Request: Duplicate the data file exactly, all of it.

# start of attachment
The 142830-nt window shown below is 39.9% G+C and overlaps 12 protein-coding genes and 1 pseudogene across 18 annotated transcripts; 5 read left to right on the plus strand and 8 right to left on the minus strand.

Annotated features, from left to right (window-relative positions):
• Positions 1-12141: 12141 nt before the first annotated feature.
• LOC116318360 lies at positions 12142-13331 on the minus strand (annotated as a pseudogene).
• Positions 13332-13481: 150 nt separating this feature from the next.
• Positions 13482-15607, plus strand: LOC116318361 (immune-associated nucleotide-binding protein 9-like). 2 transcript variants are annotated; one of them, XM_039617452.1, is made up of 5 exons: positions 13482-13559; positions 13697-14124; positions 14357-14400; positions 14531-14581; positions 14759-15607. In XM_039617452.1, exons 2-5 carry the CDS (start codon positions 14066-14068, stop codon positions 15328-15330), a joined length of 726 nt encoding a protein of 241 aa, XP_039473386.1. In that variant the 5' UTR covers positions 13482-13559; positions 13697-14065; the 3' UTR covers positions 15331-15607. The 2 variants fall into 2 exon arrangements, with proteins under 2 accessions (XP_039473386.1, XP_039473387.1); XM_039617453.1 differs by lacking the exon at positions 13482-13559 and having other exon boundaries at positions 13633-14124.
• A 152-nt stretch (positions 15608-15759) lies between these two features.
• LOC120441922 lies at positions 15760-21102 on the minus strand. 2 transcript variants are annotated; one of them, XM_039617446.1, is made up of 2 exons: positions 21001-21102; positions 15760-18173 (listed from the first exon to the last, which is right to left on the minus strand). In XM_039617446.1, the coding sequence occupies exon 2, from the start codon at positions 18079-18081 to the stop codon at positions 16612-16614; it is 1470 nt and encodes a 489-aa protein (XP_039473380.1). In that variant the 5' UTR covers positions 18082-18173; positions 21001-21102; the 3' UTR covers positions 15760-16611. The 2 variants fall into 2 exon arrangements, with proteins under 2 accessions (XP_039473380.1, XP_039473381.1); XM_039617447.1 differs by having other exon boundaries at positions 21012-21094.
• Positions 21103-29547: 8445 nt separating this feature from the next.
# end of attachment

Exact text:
The 142830-nt window shown below is 39.9% G+C and overlaps 12 protein-coding genes and 1 pseudogene across 18 annotated transcripts; 5 read left to right on the plus strand and 8 right to left on the minus strand.

Annotated features, from left to right (window-relative positions):
• Positions 1-12141: 12141 nt before the first annotated feature.
• LOC116318360 lies at positions 12142-13331 on the minus strand (annotated as a pseudogene).
• Positions 13332-13481: 150 nt separating this feature from the next.
• Positions 13482-15607, plus strand: LOC116318361 (immune-associated nucleotide-binding protein 9-like). 2 transcript variants are annotated; one of them, XM_039617452.1, is made up of 5 exons: positions 13482-13559; positions 13697-14124; positions 14357-14400; positions 14531-14581; positions 14759-15607. In XM_039617452.1, exons 2-5 carry the CDS (start codon positions 14066-14068, stop codon positions 15328-15330), a joined length of 726 nt encoding a protein of 241 aa, XP_039473386.1. In that variant the 5' UTR covers positions 13482-13559; positions 13697-14065; the 3' UTR covers positions 15331-15607. The 2 variants fall into 2 exon arrangements, with proteins under 2 accessions (XP_039473386.1, XP_039473387.1); XM_039617453.1 differs by lacking the exon at positions 13482-13559 and having other exon boundaries at positions 13633-14124.
• A 152-nt stretch (positions 15608-15759) lies between these two features.
• LOC120441922 lies at positions 15760-21102 on the minus strand. 2 transcript variants are annotated; one of them, XM_039617446.1, is made up of 2 exons: positions 21001-21102; positions 15760-18173 (listed from the first exon to the last, which is right to left on the minus strand). In XM_039617446.1, the coding sequence occupies exon 2, from the start codon at positions 18079-18081 to the stop codon at positions 16612-16614; it is 1470 nt and encodes a 489-aa protein (XP_039473380.1). In that variant the 5' UTR covers positions 18082-18173; positions 21001-21102; the 3' UTR covers positions 15760-16611. The 2 variants fall into 2 exon arrangements, with proteins under 2 accessions (XP_039473380.1, XP_039473381.1); XM_039617447.1 differs by having other exon boundaries at positions 21012-21094.
• Positions 21103-29547: 8445 nt separating this feature from the next.